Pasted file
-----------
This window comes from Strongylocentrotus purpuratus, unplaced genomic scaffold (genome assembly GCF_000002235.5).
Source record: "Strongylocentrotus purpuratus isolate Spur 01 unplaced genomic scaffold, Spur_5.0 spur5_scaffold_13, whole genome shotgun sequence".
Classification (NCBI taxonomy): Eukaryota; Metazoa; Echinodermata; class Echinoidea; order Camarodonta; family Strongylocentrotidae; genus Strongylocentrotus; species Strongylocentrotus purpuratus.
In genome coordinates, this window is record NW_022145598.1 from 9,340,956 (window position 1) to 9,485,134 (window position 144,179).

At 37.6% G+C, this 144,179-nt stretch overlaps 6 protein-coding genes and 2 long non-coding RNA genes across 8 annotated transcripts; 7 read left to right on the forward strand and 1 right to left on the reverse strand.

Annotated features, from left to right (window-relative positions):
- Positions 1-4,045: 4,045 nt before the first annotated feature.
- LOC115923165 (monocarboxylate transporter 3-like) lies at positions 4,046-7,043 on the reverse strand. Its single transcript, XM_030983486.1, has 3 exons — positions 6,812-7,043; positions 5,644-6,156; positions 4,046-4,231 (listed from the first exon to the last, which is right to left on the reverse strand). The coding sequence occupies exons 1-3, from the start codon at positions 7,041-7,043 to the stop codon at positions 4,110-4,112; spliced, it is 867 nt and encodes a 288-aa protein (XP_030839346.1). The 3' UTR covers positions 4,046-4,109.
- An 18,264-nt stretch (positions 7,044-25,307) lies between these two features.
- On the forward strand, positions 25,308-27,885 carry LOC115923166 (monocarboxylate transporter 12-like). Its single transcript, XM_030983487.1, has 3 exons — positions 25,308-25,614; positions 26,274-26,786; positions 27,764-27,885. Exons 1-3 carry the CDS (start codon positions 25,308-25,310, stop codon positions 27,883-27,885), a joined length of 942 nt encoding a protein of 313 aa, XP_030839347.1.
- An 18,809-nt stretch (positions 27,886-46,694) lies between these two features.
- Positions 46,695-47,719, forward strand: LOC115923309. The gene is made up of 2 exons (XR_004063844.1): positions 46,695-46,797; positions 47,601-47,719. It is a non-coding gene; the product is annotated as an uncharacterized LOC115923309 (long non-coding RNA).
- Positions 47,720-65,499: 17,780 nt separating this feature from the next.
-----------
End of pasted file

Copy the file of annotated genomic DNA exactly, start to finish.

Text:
This window comes from Strongylocentrotus purpuratus, unplaced genomic scaffold (genome assembly GCF_000002235.5).
Source record: "Strongylocentrotus purpuratus isolate Spur 01 unplaced genomic scaffold, Spur_5.0 spur5_scaffold_13, whole genome shotgun sequence".
Classification (NCBI taxonomy): Eukaryota; Metazoa; Echinodermata; class Echinoidea; order Camarodonta; family Strongylocentrotidae; genus Strongylocentrotus; species Strongylocentrotus purpuratus.
In genome coordinates, this window is record NW_022145598.1 from 9,340,956 (window position 1) to 9,485,134 (window position 144,179).

At 37.6% G+C, this 144,179-nt stretch overlaps 6 protein-coding genes and 2 long non-coding RNA genes across 8 annotated transcripts; 7 read left to right on the forward strand and 1 right to left on the reverse strand.

Annotated features, from left to right (window-relative positions):
- Positions 1-4,045: 4,045 nt before the first annotated feature.
- LOC115923165 (monocarboxylate transporter 3-like) lies at positions 4,046-7,043 on the reverse strand. Its single transcript, XM_030983486.1, has 3 exons — positions 6,812-7,043; positions 5,644-6,156; positions 4,046-4,231 (listed from the first exon to the last, which is right to left on the reverse strand). The coding sequence occupies exons 1-3, from the start codon at positions 7,041-7,043 to the stop codon at positions 4,110-4,112; spliced, it is 867 nt and encodes a 288-aa protein (XP_030839346.1). The 3' UTR covers positions 4,046-4,109.
- An 18,264-nt stretch (positions 7,044-25,307) lies between these two features.
- On the forward strand, positions 25,308-27,885 carry LOC115923166 (monocarboxylate transporter 12-like). Its single transcript, XM_030983487.1, has 3 exons — positions 25,308-25,614; positions 26,274-26,786; positions 27,764-27,885. Exons 1-3 carry the CDS (start codon positions 25,308-25,310, stop codon positions 27,883-27,885), a joined length of 942 nt encoding a protein of 313 aa, XP_030839347.1.
- An 18,809-nt stretch (positions 27,886-46,694) lies between these two features.
- Positions 46,695-47,719, forward strand: LOC115923309. The gene is made up of 2 exons (XR_004063844.1): positions 46,695-46,797; positions 47,601-47,719. It is a non-coding gene; the product is annotated as an uncharacterized LOC115923309 (long non-coding RNA).
- Positions 47,720-65,499: 17,780 nt separating this feature from the next.